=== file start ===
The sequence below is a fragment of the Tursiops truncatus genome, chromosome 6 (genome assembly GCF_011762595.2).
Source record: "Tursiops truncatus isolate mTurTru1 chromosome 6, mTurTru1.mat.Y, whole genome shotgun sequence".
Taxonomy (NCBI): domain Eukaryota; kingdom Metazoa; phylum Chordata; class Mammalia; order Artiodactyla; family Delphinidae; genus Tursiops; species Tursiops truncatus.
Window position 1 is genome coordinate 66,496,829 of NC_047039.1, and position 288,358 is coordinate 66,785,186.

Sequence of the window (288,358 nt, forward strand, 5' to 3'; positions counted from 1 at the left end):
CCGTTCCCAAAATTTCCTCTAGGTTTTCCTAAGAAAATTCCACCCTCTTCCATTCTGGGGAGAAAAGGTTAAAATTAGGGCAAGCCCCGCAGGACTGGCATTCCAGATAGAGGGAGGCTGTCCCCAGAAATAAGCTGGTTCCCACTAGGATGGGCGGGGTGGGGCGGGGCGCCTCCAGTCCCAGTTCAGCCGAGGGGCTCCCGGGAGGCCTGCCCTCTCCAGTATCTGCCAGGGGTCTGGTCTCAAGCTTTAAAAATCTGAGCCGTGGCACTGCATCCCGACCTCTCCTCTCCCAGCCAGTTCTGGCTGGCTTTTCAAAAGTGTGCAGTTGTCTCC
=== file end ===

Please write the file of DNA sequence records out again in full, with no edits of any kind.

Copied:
The sequence below is a fragment of the Tursiops truncatus genome, chromosome 6 (genome assembly GCF_011762595.2).
Source record: "Tursiops truncatus isolate mTurTru1 chromosome 6, mTurTru1.mat.Y, whole genome shotgun sequence".
Taxonomy (NCBI): domain Eukaryota; kingdom Metazoa; phylum Chordata; class Mammalia; order Artiodactyla; family Delphinidae; genus Tursiops; species Tursiops truncatus.
Window position 1 is genome coordinate 66,496,829 of NC_047039.1, and position 288,358 is coordinate 66,785,186.

Sequence of the window (288,358 nt, forward strand, 5' to 3'; positions counted from 1 at the left end):
CCGTTCCCAAAATTTCCTCTAGGTTTTCCTAAGAAAATTCCACCCTCTTCCATTCTGGGGAGAAAAGGTTAAAATTAGGGCAAGCCCCGCAGGACTGGCATTCCAGATAGAGGGAGGCTGTCCCCAGAAATAAGCTGGTTCCCACTAGGATGGGCGGGGTGGGGCGGGGCGCCTCCAGTCCCAGTTCAGCCGAGGGGCTCCCGGGAGGCCTGCCCTCTCCAGTATCTGCCAGGGGTCTGGTCTCAAGCTTTAAAAATCTGAGCCGTGGCACTGCATCCCGACCTCTCCTCTCCCAGCCAGTTCTGGCTGGCTTTTCAAAAGTGTGCAGTTGTCTCC